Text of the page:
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Scoular Co. v. Ceres Global Ag Corp.

United States District Court, D. Minnesota

August 16, 2017


          Peter M. Lancaster, DORSEY & WHITNEY LLP, for plaintiff.

          Jeffrey R. Mulder and Daniel R. Olson, BASSFORD REMELE, for defendants.



         Plaintiff The Scoular Company (“Scoular”) brings this action against Defendants Ceres Global Ag Corp. (“Ceres”) and Riverland Ag Corp. (“Riverland”) (collectively “Defendants”). Scoular's claims stem from a planned deal under which it would partially own and operate a grain storage and transit point on the North Dakota-Canada border. Following more than a year of negotiations and several tentative agreements, Ceres changed course and decided to complete the project with its subsidiary Riverland instead. Scoular alleges claims of breach of contract, tortious interference with contract, promissory estoppel, and unjust enrichment based on Defendants' handling of the project.

         Defendants now move for summary judgment and to exclude the opinions of Scoular's damages expert. Because the Court rejects Defendants' interpretations of the contracts at issue and because the Court finds no absolute parent-subsidiary privilege implicated by Scoular's tortious interference with contract claim, the Court will deny Defendants' motion for summary judgment. Also, the Court will deny Defendants' motion to exclude, finding the opinions of Scoular's damages expert are not irrelevant, unreliable, or so factually unsupported as to warrant exclusion.


         Scoular is an “agricultural marketing company” that “manag[es] commodity supply-chain risk for customers in food, feed, and renewable fuel markets.” (Am. Compl. ¶ 2, July 24, 2014, Docket No. 9.) Ceres is a “financial assets management firm with focus on grain storage and handling and commodity logistics.” (Id. ¶ 3.) Riverland is Ceres's wholly owned subsidiary, and “[a]mong other activities, [it] has owned and operated ten or more grain elevators.” (Id. ¶ 4.)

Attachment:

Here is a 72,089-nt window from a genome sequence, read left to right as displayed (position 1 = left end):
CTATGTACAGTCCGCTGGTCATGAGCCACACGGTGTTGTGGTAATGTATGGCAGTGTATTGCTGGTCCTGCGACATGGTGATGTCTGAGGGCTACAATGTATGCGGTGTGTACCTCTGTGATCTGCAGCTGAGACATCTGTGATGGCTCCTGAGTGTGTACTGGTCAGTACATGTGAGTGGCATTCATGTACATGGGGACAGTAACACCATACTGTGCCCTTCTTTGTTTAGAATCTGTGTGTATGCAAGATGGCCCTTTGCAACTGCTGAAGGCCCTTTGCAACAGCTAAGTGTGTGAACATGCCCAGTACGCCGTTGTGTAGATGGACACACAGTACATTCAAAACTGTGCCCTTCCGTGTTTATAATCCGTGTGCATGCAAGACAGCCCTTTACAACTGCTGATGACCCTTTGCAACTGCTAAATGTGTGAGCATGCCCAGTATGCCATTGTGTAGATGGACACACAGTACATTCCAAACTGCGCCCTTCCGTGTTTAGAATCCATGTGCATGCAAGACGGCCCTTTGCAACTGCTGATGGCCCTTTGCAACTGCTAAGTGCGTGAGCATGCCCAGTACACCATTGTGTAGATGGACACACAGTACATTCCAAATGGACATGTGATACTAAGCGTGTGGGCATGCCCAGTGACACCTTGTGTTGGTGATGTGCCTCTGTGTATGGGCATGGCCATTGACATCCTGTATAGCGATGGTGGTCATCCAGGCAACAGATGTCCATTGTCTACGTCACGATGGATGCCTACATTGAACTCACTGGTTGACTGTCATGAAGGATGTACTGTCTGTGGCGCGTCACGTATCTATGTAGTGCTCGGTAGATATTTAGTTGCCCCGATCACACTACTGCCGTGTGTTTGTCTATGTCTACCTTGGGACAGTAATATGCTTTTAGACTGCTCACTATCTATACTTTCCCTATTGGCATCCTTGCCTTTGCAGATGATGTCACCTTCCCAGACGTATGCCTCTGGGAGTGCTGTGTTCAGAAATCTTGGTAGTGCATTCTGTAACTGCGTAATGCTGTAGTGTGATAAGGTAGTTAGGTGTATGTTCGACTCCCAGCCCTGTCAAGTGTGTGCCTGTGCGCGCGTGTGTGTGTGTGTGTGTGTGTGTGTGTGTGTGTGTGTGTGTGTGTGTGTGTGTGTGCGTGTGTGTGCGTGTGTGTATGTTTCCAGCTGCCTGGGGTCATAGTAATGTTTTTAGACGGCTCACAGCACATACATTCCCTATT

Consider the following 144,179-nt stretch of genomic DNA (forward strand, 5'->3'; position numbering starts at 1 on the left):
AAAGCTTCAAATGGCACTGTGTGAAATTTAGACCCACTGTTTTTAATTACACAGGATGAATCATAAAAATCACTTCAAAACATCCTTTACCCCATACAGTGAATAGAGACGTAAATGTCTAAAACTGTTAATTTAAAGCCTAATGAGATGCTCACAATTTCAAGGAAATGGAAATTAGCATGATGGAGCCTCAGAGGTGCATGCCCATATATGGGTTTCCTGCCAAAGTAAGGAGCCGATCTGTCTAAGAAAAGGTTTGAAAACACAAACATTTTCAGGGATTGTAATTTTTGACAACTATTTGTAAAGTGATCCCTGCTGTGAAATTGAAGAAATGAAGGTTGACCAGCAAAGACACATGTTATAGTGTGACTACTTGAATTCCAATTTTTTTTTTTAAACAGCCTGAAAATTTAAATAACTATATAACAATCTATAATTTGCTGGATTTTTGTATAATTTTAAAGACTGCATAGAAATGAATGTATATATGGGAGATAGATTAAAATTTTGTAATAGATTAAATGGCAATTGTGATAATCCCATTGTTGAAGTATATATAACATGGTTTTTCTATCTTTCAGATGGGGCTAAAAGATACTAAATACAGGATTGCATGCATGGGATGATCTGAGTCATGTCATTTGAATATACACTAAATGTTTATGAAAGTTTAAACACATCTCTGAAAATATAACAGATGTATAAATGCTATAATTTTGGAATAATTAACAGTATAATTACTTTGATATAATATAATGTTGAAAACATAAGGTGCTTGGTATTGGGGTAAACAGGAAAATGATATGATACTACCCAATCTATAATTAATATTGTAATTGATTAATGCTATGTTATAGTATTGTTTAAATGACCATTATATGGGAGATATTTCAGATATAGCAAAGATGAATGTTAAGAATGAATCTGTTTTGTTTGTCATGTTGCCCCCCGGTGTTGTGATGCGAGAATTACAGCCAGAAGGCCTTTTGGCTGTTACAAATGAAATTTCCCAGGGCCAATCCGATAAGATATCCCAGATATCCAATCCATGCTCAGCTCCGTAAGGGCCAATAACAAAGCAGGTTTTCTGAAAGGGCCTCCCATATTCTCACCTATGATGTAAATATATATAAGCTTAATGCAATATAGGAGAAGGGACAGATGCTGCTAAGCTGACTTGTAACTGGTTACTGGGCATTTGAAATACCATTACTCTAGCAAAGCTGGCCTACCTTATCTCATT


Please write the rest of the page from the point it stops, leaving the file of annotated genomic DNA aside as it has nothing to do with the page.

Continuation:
Ceres owns a piece of land in Northgate, Saskatchewan, and adjacent land in North Dakota. (Id. ¶ 13.) Ceres sought to develop the site for “increased north-to-south flow of Canadian grain, railway facilities for transport of crude oil production, and transfer facilities for such related products as frac sand, pipe, and aggregates.” (Id. ¶¶ 14.) “The border crossing site is unique for its proximity to Canadian oil and grain production.” (Id. ¶ 13.)

         In summer 2012, Ceres and Scoular began negotiations regarding a plan to develop the site, referred to generally as “Northgate.” (See Decl. of Jeffrey R. Mulder (“Mulder Decl.”), Exs. 1, 2, Sept. 30, 2016, Docket No. 128.) In August 2012, Ceres proposed forming jointly-owned companies to construct and operate the site. (See id., Ex. 3.) Scoular responded with support for a joint company, but requested to be the exclusive operator at the site. (Id., Ex. 4; see also Decl. of Peter M. Lancaster (“Lancaster Decl.”), Ex. C at 30:8-12, Oct. 21, 2016, Docket No. 135 (stating that Scoular consistently communicated it wanted to be the sole operator of the site).) The parties exchanged draft memoranda of understanding in fall 2012. (Mulder Decl., Exs. 5, 6.)

         I. THE TERM SHEET

         On November 15, 2012, the parties executed a document titled Term Sheet - Project Corus (the “Term Sheet”). (Aff. of Michael Detlefsen (“Detlefsen Aff.”), Ex. A (“Term Sheet”), Aug. 7, 2014, Docket No. 14.) The Term Sheet provides some of the terms of the parties' understanding, but it contemplates the execution of a more detailed agreement at a later date. (See, e.g., Id. at 2 (“The respective rights and duties of Scoular and Port[C]o[1] . . . will be incorporated into the Unanimous Shareholders Agreement . . . or set forth in a Management and Development Agreement . . . .”); id. at 4 (stating that “[t]he Parties will negotiate in good faith a Unanimous Shareholder's Agreement . . . relating to PortCo containing provision that are normal and customary” regarding several issues).) The Term Sheet states that “[e]stablishment and funding of PortCo and the Grain Facility [would] be conditional on, ” among other things, “[n]egotiation and execution of definitive agreements” between the parties. (Id. at 5.)

         In a section titled “Non-Binding, ” the Term Sheet states:

The Parties agree that this term sheet reflects the serious intention of the Parties to take the steps needed in order to enter into the Definitive Agreements. Notwithstanding, except for the “Confidentiality” and “Exclusivity” provisions contained herein, which shall be binding on the Parties, this term sheet shall not constitute any binding agreement of the Parties, does not constitute a partnership, joint venture, co-marketing or principle-agent agreement or other binding obligation between the Parties, and shall not obligate any of the Parties to enter into any transaction in connection with the Project or any of the documents contemplated herein.
If for any reason whatsoever the Parties fail to execute the Definitive Agreements, no Party will be entitled to make any claim to the others as a consequence of the failure by the Parties to reach an agreement.

(Id. at 6.) The exclusivity section states:

Ceres agrees that it will not entertain proposals or enter into discussions with parties other than Scoular pertaining to the development of a grain facility on the Northgate Land for a period coterminous with the Term of this term sheet.